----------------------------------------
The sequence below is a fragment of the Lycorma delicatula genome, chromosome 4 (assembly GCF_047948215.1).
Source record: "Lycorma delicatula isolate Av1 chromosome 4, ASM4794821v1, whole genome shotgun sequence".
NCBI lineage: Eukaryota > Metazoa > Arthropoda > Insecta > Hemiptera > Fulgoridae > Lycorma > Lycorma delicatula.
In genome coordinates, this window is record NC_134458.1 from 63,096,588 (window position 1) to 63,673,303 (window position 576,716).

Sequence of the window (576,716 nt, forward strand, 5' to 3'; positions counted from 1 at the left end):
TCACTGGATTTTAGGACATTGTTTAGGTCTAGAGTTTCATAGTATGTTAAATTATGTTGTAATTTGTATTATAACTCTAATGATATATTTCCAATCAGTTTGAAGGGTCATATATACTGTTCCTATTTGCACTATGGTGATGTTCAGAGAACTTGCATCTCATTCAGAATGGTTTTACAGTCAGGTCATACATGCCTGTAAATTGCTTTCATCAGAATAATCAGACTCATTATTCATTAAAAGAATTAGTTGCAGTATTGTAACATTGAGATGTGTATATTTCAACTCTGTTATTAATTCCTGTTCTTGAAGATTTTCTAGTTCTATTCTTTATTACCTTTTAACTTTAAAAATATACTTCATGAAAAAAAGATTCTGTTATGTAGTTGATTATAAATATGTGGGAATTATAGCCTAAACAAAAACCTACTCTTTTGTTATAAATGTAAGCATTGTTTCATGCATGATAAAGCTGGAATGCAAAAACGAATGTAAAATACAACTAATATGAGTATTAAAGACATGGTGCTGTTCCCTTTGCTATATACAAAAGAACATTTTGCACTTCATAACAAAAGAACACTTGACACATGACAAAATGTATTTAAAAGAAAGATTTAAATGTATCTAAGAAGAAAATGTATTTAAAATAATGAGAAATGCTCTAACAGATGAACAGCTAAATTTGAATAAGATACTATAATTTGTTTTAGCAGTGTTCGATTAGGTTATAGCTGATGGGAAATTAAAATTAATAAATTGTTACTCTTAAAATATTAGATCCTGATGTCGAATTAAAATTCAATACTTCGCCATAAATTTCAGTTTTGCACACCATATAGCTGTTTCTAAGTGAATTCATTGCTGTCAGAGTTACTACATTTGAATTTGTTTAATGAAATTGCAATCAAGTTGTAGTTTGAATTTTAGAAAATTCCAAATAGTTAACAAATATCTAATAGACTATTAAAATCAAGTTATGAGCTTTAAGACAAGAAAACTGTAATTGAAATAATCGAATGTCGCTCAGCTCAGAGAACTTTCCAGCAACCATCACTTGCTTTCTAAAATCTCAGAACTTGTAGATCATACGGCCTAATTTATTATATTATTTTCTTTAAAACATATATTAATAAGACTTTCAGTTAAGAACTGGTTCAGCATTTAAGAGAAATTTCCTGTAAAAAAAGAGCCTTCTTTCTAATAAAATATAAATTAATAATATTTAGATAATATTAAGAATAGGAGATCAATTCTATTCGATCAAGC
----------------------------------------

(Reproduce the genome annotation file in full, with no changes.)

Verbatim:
The sequence below is a fragment of the Lycorma delicatula genome, chromosome 4 (assembly GCF_047948215.1).
Source record: "Lycorma delicatula isolate Av1 chromosome 4, ASM4794821v1, whole genome shotgun sequence".
NCBI lineage: Eukaryota > Metazoa > Arthropoda > Insecta > Hemiptera > Fulgoridae > Lycorma > Lycorma delicatula.
In genome coordinates, this window is record NC_134458.1 from 63,096,588 (window position 1) to 63,673,303 (window position 576,716).

Sequence of the window (576,716 nt, forward strand, 5' to 3'; positions counted from 1 at the left end):
TCACTGGATTTTAGGACATTGTTTAGGTCTAGAGTTTCATAGTATGTTAAATTATGTTGTAATTTGTATTATAACTCTAATGATATATTTCCAATCAGTTTGAAGGGTCATATATACTGTTCCTATTTGCACTATGGTGATGTTCAGAGAACTTGCATCTCATTCAGAATGGTTTTACAGTCAGGTCATACATGCCTGTAAATTGCTTTCATCAGAATAATCAGACTCATTATTCATTAAAAGAATTAGTTGCAGTATTGTAACATTGAGATGTGTATATTTCAACTCTGTTATTAATTCCTGTTCTTGAAGATTTTCTAGTTCTATTCTTTATTACCTTTTAACTTTAAAAATATACTTCATGAAAAAAAGATTCTGTTATGTAGTTGATTATAAATATGTGGGAATTATAGCCTAAACAAAAACCTACTCTTTTGTTATAAATGTAAGCATTGTTTCATGCATGATAAAGCTGGAATGCAAAAACGAATGTAAAATACAACTAATATGAGTATTAAAGACATGGTGCTGTTCCCTTTGCTATATACAAAAGAACATTTTGCACTTCATAACAAAAGAACACTTGACACATGACAAAATGTATTTAAAAGAAAGATTTAAATGTATCTAAGAAGAAAATGTATTTAAAATAATGAGAAATGCTCTAACAGATGAACAGCTAAATTTGAATAAGATACTATAATTTGTTTTAGCAGTGTTCGATTAGGTTATAGCTGATGGGAAATTAAAATTAATAAATTGTTACTCTTAAAATATTAGATCCTGATGTCGAATTAAAATTCAATACTTCGCCATAAATTTCAGTTTTGCACACCATATAGCTGTTTCTAAGTGAATTCATTGCTGTCAGAGTTACTACATTTGAATTTGTTTAATGAAATTGCAATCAAGTTGTAGTTTGAATTTTAGAAAATTCCAAATAGTTAACAAATATCTAATAGACTATTAAAATCAAGTTATGAGCTTTAAGACAAGAAAACTGTAATTGAAATAATCGAATGTCGCTCAGCTCAGAGAACTTTCCAGCAACCATCACTTGCTTTCTAAAATCTCAGAACTTGTAGATCATACGGCCTAATTTATTATATTATTTTCTTTAAAACATATATTAATAAGACTTTCAGTTAAGAACTGGTTCAGCATTTAAGAGAAATTTCCTGTAAAAAAAGAGCCTTCTTTCTAATAAAATATAAATTAATAATATTTAGATAATATTAAGAATAGGAGATCAATTCTATTCGATCAAGC